Now, there is something very important to see in this brief story: Jesus didn’t have to touch this man. He didn’t need to do that. But leprosy could be caught by physical touch. That is why lepers were placed outside of society, away from their families, to die alone. Whenever someone would get close, in ancient Israel they were to yell “unclean!” in order to warn those around them about their leprosy.

 

Jesus, moved with pity, touched him. Who knows how long this guy had leprosy, but in years it is highly likely that this is the first time anyone had reached out and touched him. Jesus knew he didn’t just need healing – he needed to be loved.

 

God, if you will, took on our very leprosy – sin – because that is what love does. It drives us to take on the burdens of someone else and carry it for them. When we share with someone that Jesus died for their sins, we are sharing with them how God has loved us. And we are to then show them how God has loved us through loving them – even if it causes us to deep sacrifice. These two, whenever possible, are not to be separated.

 

 

 

 

LIVING OUT THE JESUS CREED AS VINDICATION FOR OUR FAITH

As we close, to be a Christian is to love God and love our neighbor. Loving God and neighbor is far from keeping a check list of religious deeds.

 

I don’t like talking negative about the Church as a whole, because to begin with, the Church is described as Jesus’ wife in the Bible. His bride. I don’t want to talk negative about my wife, because I love her.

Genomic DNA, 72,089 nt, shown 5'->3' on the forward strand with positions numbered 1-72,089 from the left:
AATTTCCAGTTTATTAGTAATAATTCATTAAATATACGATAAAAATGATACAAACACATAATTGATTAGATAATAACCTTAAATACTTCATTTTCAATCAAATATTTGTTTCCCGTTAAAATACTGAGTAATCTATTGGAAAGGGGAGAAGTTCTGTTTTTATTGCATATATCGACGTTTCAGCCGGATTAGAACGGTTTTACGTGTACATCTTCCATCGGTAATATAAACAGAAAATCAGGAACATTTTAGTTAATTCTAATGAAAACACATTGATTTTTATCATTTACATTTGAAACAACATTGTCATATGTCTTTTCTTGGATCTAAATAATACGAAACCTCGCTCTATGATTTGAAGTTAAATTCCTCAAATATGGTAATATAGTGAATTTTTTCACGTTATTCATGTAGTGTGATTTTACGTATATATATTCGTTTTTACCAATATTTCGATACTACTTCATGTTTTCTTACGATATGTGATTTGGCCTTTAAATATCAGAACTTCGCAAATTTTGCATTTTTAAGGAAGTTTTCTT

However, I must be honest and point out something before we proceed: if Christianity is to be meaningful in the 21st century, if Christianity is to have meaning to this current city of Wilmington, if the younger and older, rich and poor, black and brown and white generations of people out there in our community are to be drawn to Jesus, and if we are to become fully formed disciples of Jesus today in this room, living as a lampstand in this city, we must aim to live out the things we say we believe. We must, however imperfectly it will be.

 

This is not a way to condemn you, in claiming that you are not. That is not what I am trying to say. Our western would too often focuses on personal guilt, and I am not trying to appeal to guilt and shame here.

 

I am trying to cast the vision that the Bible lays out for us as an ideal. The entire BIBLE is summed up in loving God and loving our neighbor. This is the clarity of Scripture that I believe needs to be recovered today. That commandment sounds rather simple, or even easy, perhaps. It is! Even Jesus said, “whoever gives a cup of cold water in my name will by no means lose their reward.” My 2 year old can almost bring me a cup of cold water.